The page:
WASHINGTON, D.C. — Today, Representative Greg Walden (R-Hood River) released a video statement after he introduced the Lower Costs, More Cures Act of 2019, which consists of bipartisan provisions that would lower the cost of prescription drugs for Americans. The bill would lower out of pocket spending, protect access to new cures and medications, strengthen transparency, and encourage competition. Unlike other proposed bills to lower drug prices, Walden’s bill would do so without limiting the development of new cures.
“Our legislation will make sure that Americans can see reductions in the cost of their pharmaceutical drugs and that we won’t get in the way of new innovations to save peoples’ lives. Cures for Alzheimer’s or pancreatic cancer or rheumatoid arthritis — those sorts of things — need to move forward and we don’t need Congress getting in the way of that, we need to incentivize innovation, we need to come up with more cures, but we also need to tackle the bad behavior by the pharmaceutical companies when they stop generics from coming to the market and block access to some of these newer drugs that would bring down the cost,” said Walden. “This legislation deals with all of that, lowers cost and gets us more cures as well. So I think it is a good package of bipartisan proposals that could become law. I have talked with the President about it and I think he would sign our bill into law. It takes advantage of a lot of the proposals that there is a bipartisan bill the Senate is considering. I think that this could become law and we could get help to consumers by the end of the year, we just need an opportunity to move it forward.”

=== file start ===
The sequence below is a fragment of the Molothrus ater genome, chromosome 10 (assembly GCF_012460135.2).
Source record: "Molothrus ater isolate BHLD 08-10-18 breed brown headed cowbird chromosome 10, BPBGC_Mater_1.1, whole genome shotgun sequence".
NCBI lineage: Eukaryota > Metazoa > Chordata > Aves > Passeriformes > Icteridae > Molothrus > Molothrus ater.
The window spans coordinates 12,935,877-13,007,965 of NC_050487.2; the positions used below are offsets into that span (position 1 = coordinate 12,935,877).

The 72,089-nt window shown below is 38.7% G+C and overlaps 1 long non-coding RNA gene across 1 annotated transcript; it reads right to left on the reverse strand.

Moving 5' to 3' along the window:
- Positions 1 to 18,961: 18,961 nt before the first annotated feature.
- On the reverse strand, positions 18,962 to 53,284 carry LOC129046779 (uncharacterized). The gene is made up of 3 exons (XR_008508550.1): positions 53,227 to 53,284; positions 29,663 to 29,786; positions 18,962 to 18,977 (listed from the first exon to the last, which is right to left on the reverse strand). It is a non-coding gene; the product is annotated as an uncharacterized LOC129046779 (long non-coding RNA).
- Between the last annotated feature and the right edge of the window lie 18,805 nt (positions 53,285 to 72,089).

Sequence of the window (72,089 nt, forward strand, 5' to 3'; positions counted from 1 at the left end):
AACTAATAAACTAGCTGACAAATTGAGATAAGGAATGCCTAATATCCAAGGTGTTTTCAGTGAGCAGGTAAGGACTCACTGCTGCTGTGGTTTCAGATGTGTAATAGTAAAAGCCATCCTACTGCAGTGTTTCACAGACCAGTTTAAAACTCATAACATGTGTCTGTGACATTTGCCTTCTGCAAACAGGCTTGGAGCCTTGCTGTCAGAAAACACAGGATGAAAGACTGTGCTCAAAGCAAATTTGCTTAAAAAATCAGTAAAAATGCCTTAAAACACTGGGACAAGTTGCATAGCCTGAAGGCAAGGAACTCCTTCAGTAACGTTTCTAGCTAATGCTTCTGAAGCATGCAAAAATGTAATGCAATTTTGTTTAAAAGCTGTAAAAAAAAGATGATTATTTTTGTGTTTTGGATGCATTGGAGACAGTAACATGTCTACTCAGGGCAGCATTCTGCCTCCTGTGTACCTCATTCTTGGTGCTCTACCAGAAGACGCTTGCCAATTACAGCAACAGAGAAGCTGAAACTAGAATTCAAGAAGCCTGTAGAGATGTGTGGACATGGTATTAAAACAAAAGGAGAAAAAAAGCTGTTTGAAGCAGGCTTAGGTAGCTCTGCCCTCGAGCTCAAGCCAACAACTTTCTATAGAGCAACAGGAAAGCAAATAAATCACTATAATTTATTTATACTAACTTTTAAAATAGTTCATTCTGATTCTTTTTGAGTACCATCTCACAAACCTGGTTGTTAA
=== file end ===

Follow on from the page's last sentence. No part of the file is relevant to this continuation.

Walden’s bill would achieve lower drug prices without imposing government price controls that would drastically decrease research and development spending for new cures. Currently, in other countries where there are government-imposed price controls, there is significantly less access to new and necessary medications. For example, of the 270 new medicines available in the United States, in Canada, only 52 percent of those are available.
Tori Lacey from Ontario, Canada has to deal with the consequences of Canada’s government-imposed price controls every day. She is a 21-year-old with Spinal Muscular Atrophy (SMA) Type 2, a disease that attacks motor nerve cells, robbing people of physical strength and stripping them of the ability to walk, eat, and breathe. In Canada, Tori is unable to access a new treatment called Spinraza because it is not covered for patients with Type 2 SMA. Spinraza is the first drug approved to treat SMA and is a lifeline for those who suffer from this debilitating disease. Canada’s stringent regulations on new medications are keeping her from focusing on things that most 21-year-olds focus on, like school and work. Tori is just one example of the need to pass legislation that lowers drug prices and avoids government overregulation that can eliminate cures.
Recent data shows that 70 percent of Americans want Congress to address the high cost of prescription drugs, which is exactly what the Lower Costs, More Cures Act of 2019 does. In addition to lowering costs and providing more cures, Walden’s bill would allow seniors to better manage their annual out-of-pocket spending and make insulin more affordable.